April 21, 2011
IN THE MATTER OF THE CIVIL COMMITMENT OF E.S.T., SVP-249-02.
On appeal from the Superior Court of New Jersey, Law Division, Essex County, SVP-249-02.
NOT FOR PUBLICATION WITHOUT THE APPROVAL OF THE APPELLATE DIVISION
Argued April 13, 2010
Before Judges Fisher and Fasciale.
E.S.T. appeals from an order entered on August 3, 2010, which continued his commitment to the Special Treatment Unit pursuant to the Sexually Violent Predator Act (SVPA), N.J.S.A. 30:4-27.24 to -27.38. We affirm.
A criminal defendant convicted of a predicate offense to the SVPA may be subject to involuntary civil commitment when suffering from "a mental abnormality or personality disorder that makes the person likely to engage in acts of sexual violence if not confined in a secure facility for control, care and treatment." N.J.S.A. 30:4-27.26. Annual review hearings are required to determine whether the person remains in need of commitment despite treatment. N.J.S.A. 30:4-27.35; see also N.J.S.A. 30:4-27.32(a).
To warrant commitment, or the continuation of commitment, the State must prove that "the individual has serious difficulty in controlling sexually harmful behavior such that it is highly likely that he or she will not control his or her sexually violent behavior and will reoffend." In re Commitment of W.Z., 173 N.J. 109, 132 (2002); see also In re Commitment of G.G.N., 372 N.J. Super. 42, 46-47 (App. Div. 2004). The court must address the individual's "present serious difficulty with control over dangerous sexual behavior," and the State must establish "by clear and convincing evidence . . . that it is highly likely that the person . . . will reoffend." W.Z., supra, 173 N.J. at 132-34; see also In re Civil Commitment of J.H.M., 367 N.J. Super. 599, 611 (App. Div. 2003), certif. denied, 179 N.J. 312 (2004). The State met its burden here.
The record reveals that E.S.T. has committed several violent sexual offenses pursuant to N.J.S.A. 30:4-27.26. In each incident, he broke into a home and committed a sexual assault. He is now forty-eight years of age.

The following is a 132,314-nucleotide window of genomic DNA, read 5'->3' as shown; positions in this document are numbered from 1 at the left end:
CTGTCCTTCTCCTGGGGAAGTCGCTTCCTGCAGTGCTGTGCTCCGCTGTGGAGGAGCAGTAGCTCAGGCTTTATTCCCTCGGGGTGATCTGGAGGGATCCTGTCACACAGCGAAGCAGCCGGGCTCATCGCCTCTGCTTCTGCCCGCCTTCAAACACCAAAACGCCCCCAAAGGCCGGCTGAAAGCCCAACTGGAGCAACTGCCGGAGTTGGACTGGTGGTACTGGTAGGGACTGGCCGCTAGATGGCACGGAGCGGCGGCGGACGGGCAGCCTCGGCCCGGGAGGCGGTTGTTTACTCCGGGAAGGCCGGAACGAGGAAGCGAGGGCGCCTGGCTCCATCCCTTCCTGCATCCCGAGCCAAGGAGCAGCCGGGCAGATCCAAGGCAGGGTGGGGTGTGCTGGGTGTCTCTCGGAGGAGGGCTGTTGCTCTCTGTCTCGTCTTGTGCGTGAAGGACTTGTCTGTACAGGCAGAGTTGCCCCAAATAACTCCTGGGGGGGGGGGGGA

The State first petitioned for E.S.T.'s civil commitment on June 4, 2002 and he was committed on June 12, 2002. E.S.T. appealed his initial commitment and we reversed and remanded for a new commitment hearing because the State's expert's impermissibly relied on the findings and opinions of other experts that E.S.T. did not have the opportunity to confront. See In re Commitment of E.S.T., 371 N.J. Super. 562, 564 (App. Div. 2004). Subsequent review hearings resulted in orders that have continued commitment. E.S.T. has appealed each of these orders and we affirmed each by way of unpublished opinions. See In re Commitment of E.S.T., No. A-3902-04 (App. Div. April 2, 2007); In re Commitment of E.S.T., No. A-6454-08 (App. Div. February 23, 2010).
Another review hearing was conducted on August 3, 2010, which resulted in the order continuing commitment now before us. E.S.T. argues that the judge's findings were against the weight of the evidence or insufficient to meet the clear and convincing standard and that he is not "highly likely" to reoffend. We find insufficient merit in these arguments to warrant discussion in a written opinion. R. 2:11-3(e)(1)(E). We affirm with only the following brief comments.
At the hearing, the State presented the testimony of Dr. Maryanne DeSantis and Dr. Christine Zavalis. Dr. DeSantis diagnosed E.S.T. with provisional paraphilia, poly-susbtance dependence, and antisocial personality disorder. She concluded these disorders cause E.S.T. to have a serious difficulty in controlling his sexually violent behavior and that he is highly likely to reoffend. Dr. Zavalis also diagnosed E.S.T. with provisional paraphilia, polysubstance dependence, antisocial personality disorder and borderline intellectual functioning with a provisional diagnosis of mild mental retardation.
E.S.T. called no witnesses and did not testify on his own behalf. After hearing the argument of counsel, the judge rendered a thorough oral decision. In his decision, the judge found the State's witness to be credible. He found, as a result, by clear and convincing evidence, that the State proved E.S.T. is a sexually violent predator as evidenced by his convictions for sexual offenses; that he has "a mental abnormality and personality disorder," as diagnosed by Dr. DeSantis and Dr. Zavalis; and that E.S.T. "is still highly likely to engage in further acts of sexual violence if not confined to a secure facility and controlled care and treatment."
Our standard of review is narrow. We defer to a trial judge's findings when they are supported by evidence in the record, and we "give utmost deference to the commitment finding and reverse only for a clear abuse of discretion." In re Civil Commitment of A.E.F., 377 N.J. Super. 473, 493 (App. Div.), certif. denied, 185 N.J. 393 (2005); see also In re Civil Commitment of V.A., 357 N.J. Super. 55, 63 (App. Div.), certif. denied, 177 N.J. 490 (2003); In re Civil Commitment of J.P., 339 N.J. Super. 443, 459 (App. Div. 2001). After carefully reviewing the record on appeal, we find no abuse of discretion and conclude that: all the judge's findings are supported by testimony the judge was entitled to credit; these findings are entitled to our deference; and the judge did not abuse his discretion in continuing the commitment of E.S.T. pursuant to the SVPA. We affirm substantially for the reasons set forth by Judge James A. Mulvihill in his oral decision of August 3, 2010.
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